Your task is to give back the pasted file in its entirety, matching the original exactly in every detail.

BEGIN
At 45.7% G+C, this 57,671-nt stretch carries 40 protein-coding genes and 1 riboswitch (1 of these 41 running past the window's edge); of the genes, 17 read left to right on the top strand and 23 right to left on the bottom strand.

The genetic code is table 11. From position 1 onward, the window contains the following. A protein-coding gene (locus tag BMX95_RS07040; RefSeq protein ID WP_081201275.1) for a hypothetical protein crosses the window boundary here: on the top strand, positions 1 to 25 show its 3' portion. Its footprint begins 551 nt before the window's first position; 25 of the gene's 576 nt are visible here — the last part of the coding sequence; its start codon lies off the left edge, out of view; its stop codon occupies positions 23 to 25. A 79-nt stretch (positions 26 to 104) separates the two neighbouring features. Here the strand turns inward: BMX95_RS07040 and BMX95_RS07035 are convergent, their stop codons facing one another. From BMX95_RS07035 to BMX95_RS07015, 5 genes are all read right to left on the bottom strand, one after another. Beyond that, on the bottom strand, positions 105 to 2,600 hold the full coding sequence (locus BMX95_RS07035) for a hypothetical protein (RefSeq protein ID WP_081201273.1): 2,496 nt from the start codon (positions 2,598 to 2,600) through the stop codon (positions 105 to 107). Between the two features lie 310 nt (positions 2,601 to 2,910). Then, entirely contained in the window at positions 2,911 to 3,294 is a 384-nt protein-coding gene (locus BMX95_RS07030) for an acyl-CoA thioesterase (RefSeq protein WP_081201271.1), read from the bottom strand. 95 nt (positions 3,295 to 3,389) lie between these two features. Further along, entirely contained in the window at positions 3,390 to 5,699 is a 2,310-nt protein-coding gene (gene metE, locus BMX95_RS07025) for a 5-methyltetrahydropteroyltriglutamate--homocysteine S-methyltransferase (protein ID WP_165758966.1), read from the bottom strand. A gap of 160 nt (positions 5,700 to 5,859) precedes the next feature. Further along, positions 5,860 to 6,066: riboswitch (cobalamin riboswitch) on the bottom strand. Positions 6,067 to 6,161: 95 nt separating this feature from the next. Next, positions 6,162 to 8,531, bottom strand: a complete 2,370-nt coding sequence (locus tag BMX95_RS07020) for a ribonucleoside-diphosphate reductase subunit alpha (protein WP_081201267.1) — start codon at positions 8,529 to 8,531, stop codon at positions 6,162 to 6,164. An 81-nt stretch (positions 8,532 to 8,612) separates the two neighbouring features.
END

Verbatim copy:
At 45.7% G+C, this 57,671-nt stretch carries 40 protein-coding genes and 1 riboswitch (1 of these 41 running past the window's edge); of the genes, 17 read left to right on the top strand and 23 right to left on the bottom strand.

The genetic code is table 11. From position 1 onward, the window contains the following. A protein-coding gene (locus tag BMX95_RS07040; RefSeq protein ID WP_081201275.1) for a hypothetical protein crosses the window boundary here: on the top strand, positions 1 to 25 show its 3' portion. Its footprint begins 551 nt before the window's first position; 25 of the gene's 576 nt are visible here — the last part of the coding sequence; its start codon lies off the left edge, out of view; its stop codon occupies positions 23 to 25. A 79-nt stretch (positions 26 to 104) separates the two neighbouring features. Here the strand turns inward: BMX95_RS07040 and BMX95_RS07035 are convergent, their stop codons facing one another. From BMX95_RS07035 to BMX95_RS07015, 5 genes are all read right to left on the bottom strand, one after another. Beyond that, on the bottom strand, positions 105 to 2,600 hold the full coding sequence (locus BMX95_RS07035) for a hypothetical protein (RefSeq protein ID WP_081201273.1): 2,496 nt from the start codon (positions 2,598 to 2,600) through the stop codon (positions 105 to 107). Between the two features lie 310 nt (positions 2,601 to 2,910). Then, entirely contained in the window at positions 2,911 to 3,294 is a 384-nt protein-coding gene (locus BMX95_RS07030) for an acyl-CoA thioesterase (RefSeq protein WP_081201271.1), read from the bottom strand. 95 nt (positions 3,295 to 3,389) lie between these two features. Further along, entirely contained in the window at positions 3,390 to 5,699 is a 2,310-nt protein-coding gene (gene metE, locus BMX95_RS07025) for a 5-methyltetrahydropteroyltriglutamate--homocysteine S-methyltransferase (protein ID WP_165758966.1), read from the bottom strand. A gap of 160 nt (positions 5,700 to 5,859) precedes the next feature. Further along, positions 5,860 to 6,066: riboswitch (cobalamin riboswitch) on the bottom strand. Positions 6,067 to 6,161: 95 nt separating this feature from the next. Next, positions 6,162 to 8,531, bottom strand: a complete 2,370-nt coding sequence (locus tag BMX95_RS07020) for a ribonucleoside-diphosphate reductase subunit alpha (protein WP_081201267.1) — start codon at positions 8,529 to 8,531, stop codon at positions 6,162 to 6,164. An 81-nt stretch (positions 8,532 to 8,612) separates the two neighbouring features.